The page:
There are some cool new plug-ins to be had as well. A new FX Modulator has an array of effect modules that can be chained together and then modulated with all sorts of envelopes. It’s powerful but easy enough to understand even for less experienced users, and helps you animate and add dynamic interest to any sounds.
The new Raiser limiting plug-in helps you get punchier masters, and the SuperVision analysis plug-in now has extra modules including VU meters, a spectrum keyboard and more. Verve is a new 9 GB sampled piano instrument with comprehensive but accessible controls, and sounds gorgeous.
Cubase 12 has a bunch more performance improvements and feature tweaks too, like Dolby Atmos support which will come in an update, MIDI over Bluetooth in Windows 10, audio export with sidechain support, better zooming in very large projects, support for two video tracks per project and a fourth MixConsole view. One other super helpful new tool is the ability to directly export selected events from the timeline—select several events, of any kind, and directly output them, with advanced options. No more having to export different types of data separately or set cycle markers if you don’t want to.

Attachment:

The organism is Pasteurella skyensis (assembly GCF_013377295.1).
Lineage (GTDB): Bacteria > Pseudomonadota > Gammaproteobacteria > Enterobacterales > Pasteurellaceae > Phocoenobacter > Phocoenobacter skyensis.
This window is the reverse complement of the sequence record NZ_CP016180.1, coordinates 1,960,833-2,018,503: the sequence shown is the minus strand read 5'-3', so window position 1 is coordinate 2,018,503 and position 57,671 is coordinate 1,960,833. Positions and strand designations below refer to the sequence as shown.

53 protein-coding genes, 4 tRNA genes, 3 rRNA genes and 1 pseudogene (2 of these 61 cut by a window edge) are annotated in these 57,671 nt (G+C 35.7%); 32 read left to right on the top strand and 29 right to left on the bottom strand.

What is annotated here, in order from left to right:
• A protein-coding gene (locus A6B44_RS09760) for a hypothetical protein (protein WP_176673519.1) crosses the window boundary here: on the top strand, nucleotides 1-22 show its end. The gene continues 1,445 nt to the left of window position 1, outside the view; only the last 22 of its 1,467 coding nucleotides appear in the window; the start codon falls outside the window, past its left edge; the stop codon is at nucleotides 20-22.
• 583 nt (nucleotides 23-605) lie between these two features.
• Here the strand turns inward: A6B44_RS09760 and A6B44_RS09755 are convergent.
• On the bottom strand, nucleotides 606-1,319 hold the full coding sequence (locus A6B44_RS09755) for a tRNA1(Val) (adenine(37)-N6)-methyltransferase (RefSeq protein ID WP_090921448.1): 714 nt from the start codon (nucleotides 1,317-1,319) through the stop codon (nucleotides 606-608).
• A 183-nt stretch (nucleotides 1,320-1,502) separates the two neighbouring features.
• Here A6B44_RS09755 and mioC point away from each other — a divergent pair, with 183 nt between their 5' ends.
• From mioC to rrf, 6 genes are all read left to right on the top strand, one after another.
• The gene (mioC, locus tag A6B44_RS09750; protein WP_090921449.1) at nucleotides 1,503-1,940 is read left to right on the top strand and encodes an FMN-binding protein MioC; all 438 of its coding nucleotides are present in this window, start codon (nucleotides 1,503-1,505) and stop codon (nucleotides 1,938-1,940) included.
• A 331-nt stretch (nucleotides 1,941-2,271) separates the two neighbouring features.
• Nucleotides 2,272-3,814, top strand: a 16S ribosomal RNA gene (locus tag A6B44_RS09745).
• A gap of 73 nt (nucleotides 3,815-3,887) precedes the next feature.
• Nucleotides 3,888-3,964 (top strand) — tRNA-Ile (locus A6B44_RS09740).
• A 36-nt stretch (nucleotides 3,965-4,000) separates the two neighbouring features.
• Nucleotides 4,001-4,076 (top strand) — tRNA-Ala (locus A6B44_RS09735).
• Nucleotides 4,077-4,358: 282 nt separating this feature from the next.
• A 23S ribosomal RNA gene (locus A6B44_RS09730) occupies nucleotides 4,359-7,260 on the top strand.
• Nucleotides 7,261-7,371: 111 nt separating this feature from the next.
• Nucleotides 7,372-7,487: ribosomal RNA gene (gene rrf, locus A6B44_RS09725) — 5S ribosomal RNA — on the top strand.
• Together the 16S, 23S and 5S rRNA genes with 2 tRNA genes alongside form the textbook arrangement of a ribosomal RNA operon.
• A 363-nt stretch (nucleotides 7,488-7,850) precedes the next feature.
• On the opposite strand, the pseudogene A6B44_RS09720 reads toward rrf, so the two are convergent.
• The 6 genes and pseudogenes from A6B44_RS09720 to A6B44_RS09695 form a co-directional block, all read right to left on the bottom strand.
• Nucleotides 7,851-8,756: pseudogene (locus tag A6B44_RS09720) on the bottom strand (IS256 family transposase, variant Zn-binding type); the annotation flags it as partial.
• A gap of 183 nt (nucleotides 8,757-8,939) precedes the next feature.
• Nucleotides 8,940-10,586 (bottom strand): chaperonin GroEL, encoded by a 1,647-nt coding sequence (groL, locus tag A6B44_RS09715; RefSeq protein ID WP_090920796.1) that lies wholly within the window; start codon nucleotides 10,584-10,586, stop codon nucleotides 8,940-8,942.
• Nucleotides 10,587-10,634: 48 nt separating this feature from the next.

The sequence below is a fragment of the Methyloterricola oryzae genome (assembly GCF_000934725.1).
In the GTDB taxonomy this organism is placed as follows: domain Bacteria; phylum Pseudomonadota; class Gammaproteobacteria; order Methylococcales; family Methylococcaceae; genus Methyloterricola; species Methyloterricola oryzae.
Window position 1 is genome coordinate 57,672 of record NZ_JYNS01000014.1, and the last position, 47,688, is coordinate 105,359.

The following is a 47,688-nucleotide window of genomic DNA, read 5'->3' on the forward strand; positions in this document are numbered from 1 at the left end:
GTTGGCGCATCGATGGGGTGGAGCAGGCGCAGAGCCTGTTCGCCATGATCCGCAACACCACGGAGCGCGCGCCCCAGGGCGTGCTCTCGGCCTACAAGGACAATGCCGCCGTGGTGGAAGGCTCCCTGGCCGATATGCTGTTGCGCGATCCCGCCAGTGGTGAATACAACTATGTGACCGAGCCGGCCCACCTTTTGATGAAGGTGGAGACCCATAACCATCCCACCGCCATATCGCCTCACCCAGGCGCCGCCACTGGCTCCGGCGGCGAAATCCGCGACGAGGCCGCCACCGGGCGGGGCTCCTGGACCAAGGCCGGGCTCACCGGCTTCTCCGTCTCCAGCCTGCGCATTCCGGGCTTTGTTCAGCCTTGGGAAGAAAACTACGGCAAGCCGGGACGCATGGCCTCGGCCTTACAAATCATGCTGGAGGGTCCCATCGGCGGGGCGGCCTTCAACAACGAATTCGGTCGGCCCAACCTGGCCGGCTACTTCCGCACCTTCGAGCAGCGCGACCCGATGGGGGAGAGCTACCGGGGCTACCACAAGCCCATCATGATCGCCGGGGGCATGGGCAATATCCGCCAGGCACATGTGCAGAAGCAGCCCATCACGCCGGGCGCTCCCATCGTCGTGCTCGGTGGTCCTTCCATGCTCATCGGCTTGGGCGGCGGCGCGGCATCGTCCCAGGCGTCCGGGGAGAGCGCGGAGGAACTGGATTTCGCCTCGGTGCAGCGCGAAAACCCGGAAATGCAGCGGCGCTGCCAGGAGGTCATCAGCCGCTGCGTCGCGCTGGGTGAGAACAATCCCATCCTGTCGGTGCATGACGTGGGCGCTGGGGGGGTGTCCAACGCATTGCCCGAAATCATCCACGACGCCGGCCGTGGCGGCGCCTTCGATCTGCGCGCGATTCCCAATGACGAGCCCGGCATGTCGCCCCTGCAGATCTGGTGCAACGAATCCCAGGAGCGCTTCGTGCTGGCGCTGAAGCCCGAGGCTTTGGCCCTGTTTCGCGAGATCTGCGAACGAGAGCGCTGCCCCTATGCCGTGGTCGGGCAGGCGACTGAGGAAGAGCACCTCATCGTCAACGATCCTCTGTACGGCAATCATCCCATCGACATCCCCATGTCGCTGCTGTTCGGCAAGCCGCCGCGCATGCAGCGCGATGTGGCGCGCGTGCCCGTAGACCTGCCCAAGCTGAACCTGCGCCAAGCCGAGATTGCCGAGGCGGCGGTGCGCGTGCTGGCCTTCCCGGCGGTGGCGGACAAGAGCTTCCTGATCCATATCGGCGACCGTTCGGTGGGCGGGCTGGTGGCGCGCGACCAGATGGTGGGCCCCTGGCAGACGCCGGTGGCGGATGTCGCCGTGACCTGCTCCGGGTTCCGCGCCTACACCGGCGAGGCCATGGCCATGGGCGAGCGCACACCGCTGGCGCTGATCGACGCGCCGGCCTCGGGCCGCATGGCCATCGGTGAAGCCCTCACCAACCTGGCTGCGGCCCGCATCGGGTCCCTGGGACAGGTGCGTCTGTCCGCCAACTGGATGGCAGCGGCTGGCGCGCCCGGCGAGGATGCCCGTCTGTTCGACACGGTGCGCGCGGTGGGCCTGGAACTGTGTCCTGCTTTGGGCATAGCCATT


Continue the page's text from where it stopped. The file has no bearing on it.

We’ve not even touched on the myriad things that Cubase could already do—it’s a remarkably fully rounded recording and production package. Version 12 brings important under-the-hood improvements like Apple Silicon support while refining and expanding audio analysis, audio editing and project management tools amongst many others. New plug-ins like Verve, Riser and FX Modulator give you even more ways to create and manipulate your sounds. In the new features there’s a good balance of workflow and creativity improvements, making Cubase an even more powerful suite for all kinds of music production that it has ever been.
This course, by Cubase guru Joshua Carney, explores the new features introduced in Steinberg flagship DAW, from the improved licensing system to the new built-in plugins.
Superb all-around music production environment. Native Apple Silicon support. Important new audio and scale editing tools. MixConsole remains an excellent way to mix your tracks. Genuinely useful and creative new plug-ins. No more dongle for Cubase itself. New workflow improvements will really save you time.
Steinberg products that currently still use the dongle will need to wait for updates before they can use soft licensing.